U-Tools: Unique Tools for Windows System Administrators
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What is a Restore Point?

A Windows System Restore Point is a special kind of volume snapshot than can be used to capture the computer's state in order to undo undesired changes.

You can use the Windows System Restore Tool to revert your computer back to its original state.

VSS Writers

A restore point takes longer to create than a regular snapshot. Windows uses special software called VSS writers to help create the restore point. The VSS writers contact registered applications on the computer and order them to temporarily quiesce all activity so that the computer is in a stable state.

While the applications are frozen, Windows creates the volume snapshot and lets the VSS Writers apply any changes needed to make the snapshot image recoverable. Windows then closes the snapshot and the VSS Writers instruct the registered applications to resume normal operation.

The regular Volume Shadow Copy (Previous Version) snapshots that you create with U-Recover do not use VSS writers. A shadow copy snapshot will be in a “crash-consistent” state, which is equivalent to simply turning off the power on your computer. This means that any data that was not yet committed to disk storage at the time of the snapshot will be lost.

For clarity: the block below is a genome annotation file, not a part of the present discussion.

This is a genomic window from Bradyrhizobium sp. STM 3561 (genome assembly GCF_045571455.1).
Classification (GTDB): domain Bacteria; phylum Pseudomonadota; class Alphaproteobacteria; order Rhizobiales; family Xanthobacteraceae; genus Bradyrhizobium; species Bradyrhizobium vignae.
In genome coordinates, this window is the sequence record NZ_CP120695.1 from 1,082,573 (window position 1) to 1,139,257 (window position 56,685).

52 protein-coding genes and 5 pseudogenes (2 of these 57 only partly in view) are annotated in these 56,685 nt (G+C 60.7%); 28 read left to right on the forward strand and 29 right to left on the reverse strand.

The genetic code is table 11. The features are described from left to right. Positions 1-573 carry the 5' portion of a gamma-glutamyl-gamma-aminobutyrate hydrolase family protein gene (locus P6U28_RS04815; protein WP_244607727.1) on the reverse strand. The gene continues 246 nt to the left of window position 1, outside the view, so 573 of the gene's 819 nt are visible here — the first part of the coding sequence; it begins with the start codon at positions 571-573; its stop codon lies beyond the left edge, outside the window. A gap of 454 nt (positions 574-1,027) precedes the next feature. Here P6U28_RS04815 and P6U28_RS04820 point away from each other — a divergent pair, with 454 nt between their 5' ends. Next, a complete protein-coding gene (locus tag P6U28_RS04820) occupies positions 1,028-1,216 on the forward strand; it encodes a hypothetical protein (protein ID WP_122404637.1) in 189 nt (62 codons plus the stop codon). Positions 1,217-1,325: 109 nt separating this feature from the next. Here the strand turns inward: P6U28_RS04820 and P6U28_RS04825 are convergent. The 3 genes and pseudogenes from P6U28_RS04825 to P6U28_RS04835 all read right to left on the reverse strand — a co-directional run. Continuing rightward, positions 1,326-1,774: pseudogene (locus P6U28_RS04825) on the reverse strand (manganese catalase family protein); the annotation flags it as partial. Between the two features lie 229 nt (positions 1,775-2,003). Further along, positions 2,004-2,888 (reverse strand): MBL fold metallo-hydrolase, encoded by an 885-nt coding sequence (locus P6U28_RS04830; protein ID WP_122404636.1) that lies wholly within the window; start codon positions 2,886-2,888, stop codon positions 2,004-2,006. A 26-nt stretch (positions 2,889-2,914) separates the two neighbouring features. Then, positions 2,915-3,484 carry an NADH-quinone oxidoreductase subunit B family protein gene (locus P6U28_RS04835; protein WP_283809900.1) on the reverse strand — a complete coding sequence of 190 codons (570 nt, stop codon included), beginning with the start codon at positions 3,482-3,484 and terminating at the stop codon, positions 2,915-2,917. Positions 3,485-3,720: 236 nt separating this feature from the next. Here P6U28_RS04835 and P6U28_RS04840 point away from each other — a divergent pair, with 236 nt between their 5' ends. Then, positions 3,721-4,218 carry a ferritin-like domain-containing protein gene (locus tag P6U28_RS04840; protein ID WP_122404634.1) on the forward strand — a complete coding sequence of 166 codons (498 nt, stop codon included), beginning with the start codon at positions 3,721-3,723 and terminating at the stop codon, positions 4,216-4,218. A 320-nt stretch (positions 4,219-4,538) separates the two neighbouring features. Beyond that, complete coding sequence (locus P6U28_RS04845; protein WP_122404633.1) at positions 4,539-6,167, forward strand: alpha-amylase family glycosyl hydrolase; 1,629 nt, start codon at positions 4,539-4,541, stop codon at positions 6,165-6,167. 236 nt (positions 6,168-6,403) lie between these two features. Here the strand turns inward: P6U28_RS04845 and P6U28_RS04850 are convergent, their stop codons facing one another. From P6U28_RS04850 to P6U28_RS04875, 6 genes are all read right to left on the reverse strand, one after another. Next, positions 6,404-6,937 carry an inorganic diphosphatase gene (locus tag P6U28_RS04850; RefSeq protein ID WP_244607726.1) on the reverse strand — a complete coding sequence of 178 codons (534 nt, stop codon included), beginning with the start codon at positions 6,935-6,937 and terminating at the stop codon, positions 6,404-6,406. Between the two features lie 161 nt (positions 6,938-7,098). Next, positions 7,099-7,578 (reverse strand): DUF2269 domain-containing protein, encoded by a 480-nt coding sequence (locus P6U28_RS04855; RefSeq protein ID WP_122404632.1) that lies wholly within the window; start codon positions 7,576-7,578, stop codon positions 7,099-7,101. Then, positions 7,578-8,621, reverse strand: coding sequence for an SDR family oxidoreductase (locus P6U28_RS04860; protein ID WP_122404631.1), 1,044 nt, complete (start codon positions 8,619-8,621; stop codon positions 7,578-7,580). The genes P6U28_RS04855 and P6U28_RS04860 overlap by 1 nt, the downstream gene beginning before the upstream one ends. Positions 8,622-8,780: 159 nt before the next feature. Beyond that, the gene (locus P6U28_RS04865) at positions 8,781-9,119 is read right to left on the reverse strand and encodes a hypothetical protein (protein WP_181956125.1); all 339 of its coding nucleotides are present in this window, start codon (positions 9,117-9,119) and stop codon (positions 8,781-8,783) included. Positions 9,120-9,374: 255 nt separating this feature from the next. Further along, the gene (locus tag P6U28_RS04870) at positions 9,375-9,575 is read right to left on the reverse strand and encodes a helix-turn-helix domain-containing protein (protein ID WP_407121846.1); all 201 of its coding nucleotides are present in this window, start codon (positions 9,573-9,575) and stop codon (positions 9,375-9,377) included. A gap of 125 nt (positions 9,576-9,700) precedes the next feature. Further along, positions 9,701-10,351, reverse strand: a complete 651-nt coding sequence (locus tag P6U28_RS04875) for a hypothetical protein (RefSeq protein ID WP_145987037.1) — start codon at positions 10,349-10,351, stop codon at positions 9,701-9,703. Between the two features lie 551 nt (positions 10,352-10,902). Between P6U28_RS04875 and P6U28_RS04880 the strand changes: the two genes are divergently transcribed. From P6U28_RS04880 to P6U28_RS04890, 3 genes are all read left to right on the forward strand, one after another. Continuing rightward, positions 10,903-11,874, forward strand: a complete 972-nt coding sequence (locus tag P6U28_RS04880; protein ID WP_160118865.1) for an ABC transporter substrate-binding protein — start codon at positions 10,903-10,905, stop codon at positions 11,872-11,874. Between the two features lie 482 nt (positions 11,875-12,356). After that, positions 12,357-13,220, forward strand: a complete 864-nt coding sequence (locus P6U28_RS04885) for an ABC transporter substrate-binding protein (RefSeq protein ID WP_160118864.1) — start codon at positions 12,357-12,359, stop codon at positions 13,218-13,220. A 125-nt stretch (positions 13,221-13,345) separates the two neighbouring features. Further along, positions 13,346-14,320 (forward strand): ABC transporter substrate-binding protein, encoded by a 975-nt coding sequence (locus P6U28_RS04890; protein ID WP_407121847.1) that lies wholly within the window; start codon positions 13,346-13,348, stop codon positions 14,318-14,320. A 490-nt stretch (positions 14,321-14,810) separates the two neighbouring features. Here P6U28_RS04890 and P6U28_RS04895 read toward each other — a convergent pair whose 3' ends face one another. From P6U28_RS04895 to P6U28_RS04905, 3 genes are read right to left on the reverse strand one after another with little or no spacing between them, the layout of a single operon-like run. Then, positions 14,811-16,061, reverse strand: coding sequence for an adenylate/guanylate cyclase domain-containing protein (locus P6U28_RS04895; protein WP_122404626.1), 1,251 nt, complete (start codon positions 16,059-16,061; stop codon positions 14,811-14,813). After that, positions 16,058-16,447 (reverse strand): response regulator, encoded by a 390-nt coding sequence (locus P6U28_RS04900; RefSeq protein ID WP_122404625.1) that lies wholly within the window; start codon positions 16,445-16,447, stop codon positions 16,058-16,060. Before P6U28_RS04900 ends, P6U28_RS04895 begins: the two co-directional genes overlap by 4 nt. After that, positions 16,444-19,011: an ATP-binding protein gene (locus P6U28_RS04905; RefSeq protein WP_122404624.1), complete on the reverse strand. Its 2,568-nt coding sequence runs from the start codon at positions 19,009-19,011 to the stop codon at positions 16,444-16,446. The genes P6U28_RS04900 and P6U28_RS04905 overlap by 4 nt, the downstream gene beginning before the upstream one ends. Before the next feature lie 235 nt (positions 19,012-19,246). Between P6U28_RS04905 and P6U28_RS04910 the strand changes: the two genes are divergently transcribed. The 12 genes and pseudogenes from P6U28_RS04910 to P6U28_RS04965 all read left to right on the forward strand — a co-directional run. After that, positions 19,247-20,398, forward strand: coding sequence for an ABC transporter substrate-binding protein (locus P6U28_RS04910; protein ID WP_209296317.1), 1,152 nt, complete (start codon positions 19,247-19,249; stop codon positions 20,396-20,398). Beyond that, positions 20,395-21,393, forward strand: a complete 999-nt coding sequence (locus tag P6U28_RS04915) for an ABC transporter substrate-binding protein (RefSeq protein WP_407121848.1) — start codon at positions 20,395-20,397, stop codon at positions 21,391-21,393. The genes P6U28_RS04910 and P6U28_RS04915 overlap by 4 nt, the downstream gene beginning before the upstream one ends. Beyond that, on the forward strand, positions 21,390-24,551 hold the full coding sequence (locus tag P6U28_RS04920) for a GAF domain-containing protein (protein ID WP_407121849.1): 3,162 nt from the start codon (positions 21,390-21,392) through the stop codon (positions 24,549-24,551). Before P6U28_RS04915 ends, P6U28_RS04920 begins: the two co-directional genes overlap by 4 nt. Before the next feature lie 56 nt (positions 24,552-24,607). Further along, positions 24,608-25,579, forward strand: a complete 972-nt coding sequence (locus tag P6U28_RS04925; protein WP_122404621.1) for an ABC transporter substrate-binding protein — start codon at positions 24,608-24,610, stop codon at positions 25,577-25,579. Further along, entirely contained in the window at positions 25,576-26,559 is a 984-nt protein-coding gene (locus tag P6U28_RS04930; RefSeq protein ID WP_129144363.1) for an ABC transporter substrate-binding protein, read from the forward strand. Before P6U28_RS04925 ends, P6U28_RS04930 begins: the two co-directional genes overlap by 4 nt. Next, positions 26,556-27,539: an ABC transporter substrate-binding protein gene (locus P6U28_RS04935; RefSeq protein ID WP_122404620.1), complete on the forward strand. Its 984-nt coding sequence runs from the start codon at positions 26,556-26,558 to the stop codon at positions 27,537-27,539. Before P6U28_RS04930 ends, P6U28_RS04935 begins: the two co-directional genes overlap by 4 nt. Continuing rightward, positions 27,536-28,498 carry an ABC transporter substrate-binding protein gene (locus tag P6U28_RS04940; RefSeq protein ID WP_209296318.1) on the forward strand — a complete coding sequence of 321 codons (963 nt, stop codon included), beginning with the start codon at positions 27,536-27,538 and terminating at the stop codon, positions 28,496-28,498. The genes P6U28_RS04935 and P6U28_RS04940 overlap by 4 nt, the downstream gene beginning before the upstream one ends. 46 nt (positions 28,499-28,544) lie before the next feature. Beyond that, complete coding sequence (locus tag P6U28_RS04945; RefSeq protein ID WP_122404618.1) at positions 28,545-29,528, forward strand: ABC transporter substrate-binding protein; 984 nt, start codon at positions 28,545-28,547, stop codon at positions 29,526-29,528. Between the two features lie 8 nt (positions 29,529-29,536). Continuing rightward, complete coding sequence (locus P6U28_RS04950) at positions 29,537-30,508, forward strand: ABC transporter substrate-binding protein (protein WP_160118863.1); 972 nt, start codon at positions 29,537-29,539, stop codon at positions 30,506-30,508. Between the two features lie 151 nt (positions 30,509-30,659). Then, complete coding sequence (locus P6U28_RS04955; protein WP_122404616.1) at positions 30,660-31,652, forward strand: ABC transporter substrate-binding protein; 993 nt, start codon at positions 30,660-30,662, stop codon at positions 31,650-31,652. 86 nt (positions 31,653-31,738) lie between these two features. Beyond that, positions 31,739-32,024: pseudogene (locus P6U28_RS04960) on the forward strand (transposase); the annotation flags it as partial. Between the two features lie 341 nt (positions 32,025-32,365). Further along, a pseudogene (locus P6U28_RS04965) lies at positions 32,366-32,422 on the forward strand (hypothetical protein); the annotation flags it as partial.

Shadow Copies Versus Restore Points

Creating a volume shadow copy is faster (seconds) than creating a restore point (about a minute). The operation happens quietly in the background and there is no measurable interruption in using your computer. In contrast, a restore point pauses the whole computer for up to a minute while all the VSS aware applications checkpoint themselves.

It might be possible to restore your computer using a shadow copy snapshot instead of a restore point, but this is not recommended. This is because no VSS writers were involved, so any data that was written mid-flight when the snapshot was created would be lost, possibly leaving the app in an inconsistent state.

System Protection on Windows 10 and Windows 11

On Windows 7, System Protection was enabled by default and the computer automatically created a restore point at midnight if no other restore point was created in the last 7 days (24 hours on Windows Vista).

System Protection is disabled by default on Windows 10 and Windows 11. Scheduled restore points are not supported. With U-Recover you can enable System Protection and whenever you wish: on demand, or when an application install requests it, or automatically on a schedule that you specify.